Tourism Demand Analysis of the Federal Protected Areas of Brazil


  • Thiago do Val Simardi Beraldo Souza University of Florida - USA Chico Mendes Institute for Biodiversity Conservation - ICMBio Brazil
  • Brijesh Thapa University of Florida



Ecotourism, national forest, national park, outdoor recreation, protected areas, public use, sustainable tourism


The purpose of this paper was to estimate the visitation potential within the Brazilian Federal system of Protected Areas, based on an expanded Recreation Opportunity Spectrum (ROS) framework (physical, social, and managerial attributes). In addition, this paper seeks to develop a series of models to estimate the number of visitors based on classes of recreational use. Data were collected from different sources: (1) primary data were collected online, surveying managers of 71 National Parks and 67 National Forests; (2) data were gathered from secondary sources (a government agency’s (ICMBio) internal management reports and other mediums, such as databases and websites). Selected variables, data collection methods, and analyses were adapted from previous research. The study employed Pearson’s correlation and stepwise linear regression to analyze how indicators from the physical, social, and managerial attributes were related to the number of visitors. Models were created to estimate the potential number of visitors. Results indicated that tourism demand was correlated to physical, social, and managerial attributes (internal and external) accordingly to the expanded ROS model. Besides, while internal characteristics and management objectives were the most important variables, external factors independent of protected areas governance were also influential. Using a conservative approach, analyses indicated that by increasing internal investments in the federal system, there would have been 13.4 million visitors to protected areas in 2015, instead of the observed 8.1 million visitors. This would represent an increase of 62% in recreation opportunities, augmenting revenues for the protected areas agency, and business and employment opportunities for local communities. Overall, results exemplified the relative importance of different protected areas attributes and their need in developing protected areas. In addition, outdoor recreation needs to be planned within a larger context of a touristic destination. Accordingly, outreach initiatives by managers at the local and regional levels are recommended. The findings of this study can assist in developing a more efficient visitor management system in Brazil. This has the potential to increase visitation and revenues, as well as subsequently provide resources to engage in environmental conservation and economic development.Subscribe to JPRA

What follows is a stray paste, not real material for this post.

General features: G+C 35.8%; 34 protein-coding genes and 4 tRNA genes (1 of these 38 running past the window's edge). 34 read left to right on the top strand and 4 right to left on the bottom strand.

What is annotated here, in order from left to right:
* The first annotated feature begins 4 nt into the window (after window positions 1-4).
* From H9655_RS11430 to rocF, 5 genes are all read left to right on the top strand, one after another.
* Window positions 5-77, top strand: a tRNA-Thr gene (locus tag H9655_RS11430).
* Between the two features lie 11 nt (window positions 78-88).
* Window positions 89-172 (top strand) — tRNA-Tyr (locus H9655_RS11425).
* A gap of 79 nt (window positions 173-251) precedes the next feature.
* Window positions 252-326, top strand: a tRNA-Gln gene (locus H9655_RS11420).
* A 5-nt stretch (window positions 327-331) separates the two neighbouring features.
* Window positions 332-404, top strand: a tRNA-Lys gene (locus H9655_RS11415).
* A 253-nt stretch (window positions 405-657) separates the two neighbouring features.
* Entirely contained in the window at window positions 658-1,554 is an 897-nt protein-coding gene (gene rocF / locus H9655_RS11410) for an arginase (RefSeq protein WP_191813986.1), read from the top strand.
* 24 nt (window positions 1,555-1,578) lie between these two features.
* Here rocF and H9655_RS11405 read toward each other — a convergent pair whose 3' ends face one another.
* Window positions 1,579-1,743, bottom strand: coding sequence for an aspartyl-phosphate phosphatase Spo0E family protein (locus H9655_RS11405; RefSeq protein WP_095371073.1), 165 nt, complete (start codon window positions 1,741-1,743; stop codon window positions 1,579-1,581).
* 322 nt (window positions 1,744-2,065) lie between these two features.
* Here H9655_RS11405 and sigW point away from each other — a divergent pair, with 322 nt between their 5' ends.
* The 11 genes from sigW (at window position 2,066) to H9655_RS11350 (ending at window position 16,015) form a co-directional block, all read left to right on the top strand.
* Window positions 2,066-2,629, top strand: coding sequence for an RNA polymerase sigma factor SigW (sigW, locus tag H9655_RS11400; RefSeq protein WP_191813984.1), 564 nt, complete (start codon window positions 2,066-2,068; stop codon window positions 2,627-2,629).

Author Biography

Thiago do Val Simardi Beraldo Souza, University of Florida - USA Chico Mendes Institute for Biodiversity Conservation - ICMBio Brazil

PhD in Interdisciplinary EcologySchool of Natural Resources and Environment - SNREUniversity of Florida Environmental AnalystGeneral Coordination of Outdoor Recreation and Business Chico Mendes Federal Institute for Biodiversity Conservation - ICMBIO - Brazil